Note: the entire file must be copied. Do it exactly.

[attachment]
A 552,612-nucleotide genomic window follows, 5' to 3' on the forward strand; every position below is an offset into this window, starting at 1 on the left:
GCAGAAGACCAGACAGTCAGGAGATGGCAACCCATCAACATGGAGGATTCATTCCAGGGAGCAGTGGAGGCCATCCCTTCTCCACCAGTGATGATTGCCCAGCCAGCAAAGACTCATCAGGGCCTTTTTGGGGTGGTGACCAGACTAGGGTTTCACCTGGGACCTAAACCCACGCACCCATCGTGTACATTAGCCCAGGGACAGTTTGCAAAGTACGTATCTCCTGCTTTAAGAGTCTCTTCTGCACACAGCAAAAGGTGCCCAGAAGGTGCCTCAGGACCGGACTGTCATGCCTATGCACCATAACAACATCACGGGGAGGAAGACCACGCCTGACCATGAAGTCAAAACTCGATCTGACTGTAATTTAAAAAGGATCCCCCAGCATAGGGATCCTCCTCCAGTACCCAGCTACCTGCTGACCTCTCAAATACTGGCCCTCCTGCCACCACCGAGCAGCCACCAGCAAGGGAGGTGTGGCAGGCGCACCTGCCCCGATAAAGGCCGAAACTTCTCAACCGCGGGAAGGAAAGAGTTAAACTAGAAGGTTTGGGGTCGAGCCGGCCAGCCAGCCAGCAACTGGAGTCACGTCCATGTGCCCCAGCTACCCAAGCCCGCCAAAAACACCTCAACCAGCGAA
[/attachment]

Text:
A 552,612-nucleotide genomic window follows, 5' to 3' on the forward strand; every position below is an offset into this window, starting at 1 on the left:
GCAGAAGACCAGACAGTCAGGAGATGGCAACCCATCAACATGGAGGATTCATTCCAGGGAGCAGTGGAGGCCATCCCTTCTCCACCAGTGATGATTGCCCAGCCAGCAAAGACTCATCAGGGCCTTTTTGGGGTGGTGACCAGACTAGGGTTTCACCTGGGACCTAAACCCACGCACCCATCGTGTACATTAGCCCAGGGACAGTTTGCAAAGTACGTATCTCCTGCTTTAAGAGTCTCTTCTGCACACAGCAAAAGGTGCCCAGAAGGTGCCTCAGGACCGGACTGTCATGCCTATGCACCATAACAACATCACGGGGAGGAAGACCACGCCTGACCATGAAGTCAAAACTCGATCTGACTGTAATTTAAAAAGGATCCCCCAGCATAGGGATCCTCCTCCAGTACCCAGCTACCTGCTGACCTCTCAAATACTGGCCCTCCTGCCACCACCGAGCAGCCACCAGCAAGGGAGGTGTGGCAGGCGCACCTGCCCCGATAAAGGCCGAAACTTCTCAACCGCGGGAAGGAAAGAGTTAAACTAGAAGGTTTGGGGTCGAGCCGGCCAGCCAGCCAGCAACTGGAGTCACGTCCATGTGCCCCAGCTACCCAAGCCCGCCAAAAACACCTCAACCAGCGAA